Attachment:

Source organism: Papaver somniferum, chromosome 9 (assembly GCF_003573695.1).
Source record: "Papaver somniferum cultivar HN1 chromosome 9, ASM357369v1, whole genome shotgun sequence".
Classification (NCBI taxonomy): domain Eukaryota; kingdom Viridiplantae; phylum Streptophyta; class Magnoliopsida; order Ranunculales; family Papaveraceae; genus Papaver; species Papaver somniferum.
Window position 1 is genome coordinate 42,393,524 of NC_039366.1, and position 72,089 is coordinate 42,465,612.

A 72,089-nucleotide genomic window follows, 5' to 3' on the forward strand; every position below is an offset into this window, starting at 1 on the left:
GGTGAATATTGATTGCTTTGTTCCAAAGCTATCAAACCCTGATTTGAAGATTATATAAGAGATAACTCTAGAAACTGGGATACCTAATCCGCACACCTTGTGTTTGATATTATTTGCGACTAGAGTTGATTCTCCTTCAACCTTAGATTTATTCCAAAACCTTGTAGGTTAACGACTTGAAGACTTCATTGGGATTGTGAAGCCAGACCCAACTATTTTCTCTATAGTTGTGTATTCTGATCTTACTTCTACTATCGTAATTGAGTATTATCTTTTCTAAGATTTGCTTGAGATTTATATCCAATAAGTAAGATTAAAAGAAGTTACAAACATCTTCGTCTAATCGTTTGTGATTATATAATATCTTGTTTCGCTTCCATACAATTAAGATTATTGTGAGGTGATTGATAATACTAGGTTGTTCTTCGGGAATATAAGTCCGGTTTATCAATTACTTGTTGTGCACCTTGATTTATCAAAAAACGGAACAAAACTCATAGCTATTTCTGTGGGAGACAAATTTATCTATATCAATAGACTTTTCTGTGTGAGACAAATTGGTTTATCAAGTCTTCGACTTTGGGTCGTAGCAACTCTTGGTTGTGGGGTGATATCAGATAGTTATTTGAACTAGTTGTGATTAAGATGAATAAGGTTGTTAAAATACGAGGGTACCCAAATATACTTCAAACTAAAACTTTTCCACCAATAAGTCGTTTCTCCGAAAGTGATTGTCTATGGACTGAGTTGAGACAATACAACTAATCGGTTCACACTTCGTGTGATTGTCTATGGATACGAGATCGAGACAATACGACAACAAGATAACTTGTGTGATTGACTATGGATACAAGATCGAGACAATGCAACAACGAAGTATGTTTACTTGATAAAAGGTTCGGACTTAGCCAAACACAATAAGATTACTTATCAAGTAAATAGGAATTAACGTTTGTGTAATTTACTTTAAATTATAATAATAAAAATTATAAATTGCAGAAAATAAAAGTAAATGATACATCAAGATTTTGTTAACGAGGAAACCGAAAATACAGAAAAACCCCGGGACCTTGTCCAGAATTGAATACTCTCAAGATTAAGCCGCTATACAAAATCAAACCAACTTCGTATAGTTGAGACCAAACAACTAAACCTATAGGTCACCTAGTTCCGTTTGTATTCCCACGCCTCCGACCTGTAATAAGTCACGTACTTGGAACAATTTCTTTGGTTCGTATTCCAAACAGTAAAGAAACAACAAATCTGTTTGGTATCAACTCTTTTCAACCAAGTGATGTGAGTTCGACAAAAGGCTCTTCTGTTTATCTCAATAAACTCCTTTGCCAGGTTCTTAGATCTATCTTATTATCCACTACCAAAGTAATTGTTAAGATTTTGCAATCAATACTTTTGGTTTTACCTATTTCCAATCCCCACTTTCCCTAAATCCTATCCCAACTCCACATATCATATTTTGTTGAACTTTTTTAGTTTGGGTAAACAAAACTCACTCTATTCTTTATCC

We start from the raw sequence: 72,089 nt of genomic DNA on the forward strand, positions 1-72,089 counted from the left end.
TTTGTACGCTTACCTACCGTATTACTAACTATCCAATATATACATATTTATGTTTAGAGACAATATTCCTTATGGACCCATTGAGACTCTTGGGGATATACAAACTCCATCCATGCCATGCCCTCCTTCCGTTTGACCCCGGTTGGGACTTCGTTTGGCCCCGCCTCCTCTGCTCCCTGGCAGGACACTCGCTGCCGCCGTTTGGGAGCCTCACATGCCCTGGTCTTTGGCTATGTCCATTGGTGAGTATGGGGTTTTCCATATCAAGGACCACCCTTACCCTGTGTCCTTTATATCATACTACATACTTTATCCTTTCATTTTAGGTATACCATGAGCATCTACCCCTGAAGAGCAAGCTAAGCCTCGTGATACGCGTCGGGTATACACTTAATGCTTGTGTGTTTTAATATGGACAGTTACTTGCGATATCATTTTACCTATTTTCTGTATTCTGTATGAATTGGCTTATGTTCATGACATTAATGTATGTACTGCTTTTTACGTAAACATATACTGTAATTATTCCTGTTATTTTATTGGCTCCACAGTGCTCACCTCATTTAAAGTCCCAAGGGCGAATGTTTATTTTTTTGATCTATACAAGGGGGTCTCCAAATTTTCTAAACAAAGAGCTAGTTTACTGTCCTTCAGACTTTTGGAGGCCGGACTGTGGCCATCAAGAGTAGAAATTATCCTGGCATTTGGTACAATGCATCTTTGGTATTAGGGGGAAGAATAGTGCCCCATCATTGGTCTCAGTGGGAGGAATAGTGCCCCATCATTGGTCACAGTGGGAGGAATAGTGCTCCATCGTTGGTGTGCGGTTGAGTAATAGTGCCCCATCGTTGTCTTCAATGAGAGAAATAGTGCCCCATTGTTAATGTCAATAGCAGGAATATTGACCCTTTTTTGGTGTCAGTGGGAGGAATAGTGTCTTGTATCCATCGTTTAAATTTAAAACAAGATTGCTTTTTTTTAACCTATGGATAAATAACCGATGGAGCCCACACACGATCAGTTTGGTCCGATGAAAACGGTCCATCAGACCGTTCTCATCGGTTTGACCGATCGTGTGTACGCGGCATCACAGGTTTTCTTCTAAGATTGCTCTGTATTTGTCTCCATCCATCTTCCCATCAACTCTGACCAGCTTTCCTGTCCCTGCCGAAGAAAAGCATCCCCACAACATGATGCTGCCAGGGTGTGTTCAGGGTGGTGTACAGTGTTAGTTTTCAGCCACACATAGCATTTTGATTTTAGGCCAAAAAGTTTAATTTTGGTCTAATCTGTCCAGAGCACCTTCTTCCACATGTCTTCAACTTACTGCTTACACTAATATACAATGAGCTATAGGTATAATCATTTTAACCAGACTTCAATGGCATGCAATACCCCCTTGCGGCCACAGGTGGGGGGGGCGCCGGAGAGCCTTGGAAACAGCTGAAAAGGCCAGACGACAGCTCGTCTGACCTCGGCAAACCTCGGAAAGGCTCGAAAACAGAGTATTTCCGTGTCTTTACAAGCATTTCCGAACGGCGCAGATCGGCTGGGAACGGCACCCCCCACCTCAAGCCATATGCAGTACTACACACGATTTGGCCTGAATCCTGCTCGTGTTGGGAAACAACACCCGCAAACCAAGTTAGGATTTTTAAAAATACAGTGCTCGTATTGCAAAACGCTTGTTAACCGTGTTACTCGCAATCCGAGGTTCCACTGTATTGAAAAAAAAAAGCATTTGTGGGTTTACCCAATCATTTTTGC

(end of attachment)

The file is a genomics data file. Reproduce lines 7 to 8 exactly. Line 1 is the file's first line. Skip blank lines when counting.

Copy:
We start from the raw sequence: 72,089 nt of genomic DNA on the forward strand, positions 1-72,089 counted from the left end.
TTTGTACGCTTACCTACCGTATTACTAACTATCCAATATATACATATTTATGTTTAGAGACAATATTCCTTATGGACCCATTGAGACTCTTGGGGATATACAAACTCCATCCATGCCATGCCCTCCTTCCGTTTGACCCCGGTTGGGACTTCGTTTGGCCCCGCCTCCTCTGCTCCCTGGCAGGACACTCGCTGCCGCCGTTTGGGAGCCTCACATGCCCTGGTCTTTGGCTATGTCCATTGGTGAGTATGGGGTTTTCCATATCAAGGACCACCCTTACCCTGTGTCCTTTATATCATACTACATACTTTATCCTTTCATTTTAGGTATACCATGAGCATCTACCCCTGAAGAGCAAGCTAAGCCTCGTGATACGCGTCGGGTATACACTTAATGCTTGTGTGTTTTAATATGGACAGTTACTTGCGATATCATTTTACCTATTTTCTGTATTCTGTATGAATTGGCTTATGTTCATGACATTAATGTATGTACTGCTTTTTACGTAAACATATACTGTAATTATTCCTGTTATTTTATTGGCTCCACAGTGCTCACCTCATTTAAAGTCCCAAGGGCGAATGTTTATTTTTTTGATCTATACAAGGGGGTCTCCAAATTTTCTAAACAAAGAGCTAGTTTACTGTCCTTCAGACTTTTGGAGGCCGGACTGTGGCCATCAAGAGTAGAAATTATCCTGGCATTTGGTACAATGCATCTTTGGTATTAGGGGGAAGAATAGTGCCCCATCATTGGTCTCAGTGGGAGGAATAGTGCCCCATCATTGGTCACAGTGGGAGGAATAGTGCTCCATCGTTGGTGTGCGGTTGAGTAATAGTGCCCCATCGTTGTCTTCAATGAGAGAAATAGTGCCCCATTGTTAATGTCAATAGCAGGAATATTGACCCTTTTTTGGTGTCAGTGGGAGGAATAGTGTCTTGTATCCATCGTTTAAATTTAAAACAAGATTGCTTTTTTTTAACCTATGGATAAATAACCGATGGAGCCCACACACGATCAGTTTGGTCCGATGAAAACGGTCCATCAGACCGTTCTCATCGGTTTGACCGATCGTGTGTACGCGGCATCACAGGTTTTCTTCTAAGATTGCTCTGTATTTGTCTCCATCCATCTTCCCATCAACTCTGACCAGCTTTCCTGTCCCTGCCGAAGAAAAGCATCCCCACAACATGATGCTGCCAGGGTGTGTTCAGGGTGGTGTACAGTGTTAGTTTTCAGCCACACATAGCATTTTGATTTTAGGCCAAAAAGTTTAATTTTGGTCTAATCTGTCCAGAGCACCTTCTTCCACATGTCTTCAACTTACTGCTTACACTAATATACAATGAGCTATAGGTATAATCATTTTAACCAGACTTCAATGGCATGCAATACCCCCTTGCGGCCACAGGTGGGGGGGGCGCCGGAGAGCCTTGGAAACAGCTGAAAAGGCCAGACGACAGCTCGTCTGACCTCGGCAAACCTCGGAAAGGCTCGAAAACAGAGTATTTCCGTGTCTTTACAAGCATTTCCGAACGGCGCAGATCGGCTGGGAACGGCACCCCCCACCTCAAGCCATATGCAGTACTACACACGATTTGGCCTGAATCCTGCTCGTGTTGGGAAACAACACCCGCAAACCAAGTTAGGATTTTTAAAAATACAGTGCTCGTATTGCAAAACGCTTGTTAACCGTGTTACTCGCAATCCGAGGTTCCACTGTATTGAAAAAAAAAAGCATTTGTGGGTTTACCCAATCATTTTTGC